In applying these principles, the court must construe plaintiff's pro se complaint liberally. See Stone v. Harry, 364 F.3d 912, 914 (8th Cir. 2004). This means “that if the essence of an allegation is discernible, even though it is not pleaded with legal nicety, then the district court should construe the complaint in a way that permits the layperson's claim to be considered within the proper legal framework.” Jackson v. Nixon, 747 F.3d 537, 544 (8th Cir. 2014) (internal quotation marks omitted). The complaint “still must allege sufficient facts to support the claims advanced.” Stone, 364 F.3d at 914.

         Plaintiff's complaint contains five claims against the defendants. Those claims are:

Count 1: Violation of plaintiff's Fourth Amendment right against unreasonable seizures. (Docket 1 at p. 8);
Count 3: Violation of plaintiff's Fourteenth Amendment rights to due process. Id.;
Count 6: Tort claims for violations of plaintiff's rights under the full faith and credit clause of Article IV of the Constitution of the United States. Id. at p. 9;
Count 7: Tort claims for violations of federal and state law. Id. at p. 10; and
Count 8: A tort claim for violation of the common law offense of theft. Id. at p. 10.

         The following factual summary is gleaned from the allegations of the complaint. On March 20, 2017, Mr. Kemerling was driving a livestock truck on State Highway 34 near Whitewood, South Dakota. (Docket 1 ¶¶ 18 & 30). South Dakota State Highway Patrol Trooper Moser stopped the vehicle. Id. ¶ 19. Mr. Kemerling was instructed to drive to a nearby commercial parking lot so the truck could be weighed with a set of portable scales. Id. ¶ 24. Trooper Moser claimed the gross weight of the truck and its contents was over 80, 000 pounds. Id. ¶ 36. Mr. Stanko alleges the truck was not overweight because its gross weight was less than 85, 500 pounds. Id. ¶¶ 27-28. Trooper Moser “tried to extort $700 from . . . Stanko by setting the bail on the truck driver, impound[ing] his truck, and tak[ing] his driver to jail.” Id. ¶ 40. Trooper Moser, “[w]ithout obtaining a probable cause warrant to seize the truck and livestock . . . hired truck driver and defendant Ryan Talley to seize and stole [sic] . . . Stanko's truck and cattle.” Id. ¶ 45. Trooper Moser instructed Mr. Talley that “the cattle to [sic] be hauled to St. Onge livestock and to be sold.” Id. ¶ 46.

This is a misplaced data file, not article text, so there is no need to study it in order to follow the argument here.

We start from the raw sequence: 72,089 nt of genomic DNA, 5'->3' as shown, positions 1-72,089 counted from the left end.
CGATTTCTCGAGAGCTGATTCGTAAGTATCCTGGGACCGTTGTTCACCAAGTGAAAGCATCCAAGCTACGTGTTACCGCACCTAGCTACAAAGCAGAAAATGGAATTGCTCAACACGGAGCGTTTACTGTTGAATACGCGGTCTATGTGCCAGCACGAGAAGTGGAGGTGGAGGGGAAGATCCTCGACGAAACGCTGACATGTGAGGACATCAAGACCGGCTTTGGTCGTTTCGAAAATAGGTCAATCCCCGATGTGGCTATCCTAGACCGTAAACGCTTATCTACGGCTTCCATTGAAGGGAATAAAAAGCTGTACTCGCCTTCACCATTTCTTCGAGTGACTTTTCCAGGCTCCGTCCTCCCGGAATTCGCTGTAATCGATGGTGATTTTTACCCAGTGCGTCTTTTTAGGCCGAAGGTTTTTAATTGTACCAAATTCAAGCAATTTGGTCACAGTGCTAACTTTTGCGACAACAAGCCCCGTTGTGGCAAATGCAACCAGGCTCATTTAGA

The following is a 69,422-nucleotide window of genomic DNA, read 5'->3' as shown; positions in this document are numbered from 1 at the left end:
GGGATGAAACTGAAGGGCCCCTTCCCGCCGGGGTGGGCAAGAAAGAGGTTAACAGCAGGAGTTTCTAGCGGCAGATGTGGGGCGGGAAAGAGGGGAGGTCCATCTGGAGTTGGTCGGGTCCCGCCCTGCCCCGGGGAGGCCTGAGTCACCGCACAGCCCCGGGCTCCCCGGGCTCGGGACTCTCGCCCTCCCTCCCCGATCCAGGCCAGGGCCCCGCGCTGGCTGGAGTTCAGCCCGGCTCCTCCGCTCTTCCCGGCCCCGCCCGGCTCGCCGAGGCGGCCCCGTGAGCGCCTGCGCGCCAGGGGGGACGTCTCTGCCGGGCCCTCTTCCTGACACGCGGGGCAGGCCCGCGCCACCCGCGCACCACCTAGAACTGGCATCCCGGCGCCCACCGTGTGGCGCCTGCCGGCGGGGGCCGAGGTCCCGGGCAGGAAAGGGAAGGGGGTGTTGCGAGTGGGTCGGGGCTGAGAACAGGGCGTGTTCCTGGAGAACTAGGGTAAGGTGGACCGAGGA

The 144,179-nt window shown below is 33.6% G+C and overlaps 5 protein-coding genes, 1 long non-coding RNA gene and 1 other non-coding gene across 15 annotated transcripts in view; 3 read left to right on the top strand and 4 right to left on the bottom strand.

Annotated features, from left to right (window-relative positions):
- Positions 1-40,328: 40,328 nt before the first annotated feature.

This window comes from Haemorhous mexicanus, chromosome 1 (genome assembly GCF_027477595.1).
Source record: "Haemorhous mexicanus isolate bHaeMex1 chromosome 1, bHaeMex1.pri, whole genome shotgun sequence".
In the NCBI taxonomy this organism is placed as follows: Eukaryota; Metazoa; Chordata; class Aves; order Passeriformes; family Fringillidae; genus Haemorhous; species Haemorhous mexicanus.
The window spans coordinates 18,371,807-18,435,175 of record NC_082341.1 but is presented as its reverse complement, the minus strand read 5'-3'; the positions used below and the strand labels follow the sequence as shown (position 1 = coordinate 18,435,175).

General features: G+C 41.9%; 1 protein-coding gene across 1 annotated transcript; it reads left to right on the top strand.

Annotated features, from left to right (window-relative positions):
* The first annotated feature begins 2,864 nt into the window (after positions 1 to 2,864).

At the Meade County Jail in Sturgis, South Dakota, Jailer Monte Droppers “accepted . . . Kemerling without a constitutional probable cause oath taken of facts before a Circuit/Magistrate Judge.” Id. ¶ 44. Mr. Stanko went to the jail and posted a $565 bond to get Mr. Kemerling out of jail. Id. ¶ 47. When Mr. Stanko asked for the “probable cause oath to arrest and jail his driver, ” Jailer Dropper said “that neither Moser ...


Buy This Entire Record For $7.95

Download the entire decision to receive the complete text, official citation,
docket number, dissents and concurrences, and footnotes for this case.

Learn more about what you receive with purchase of this case.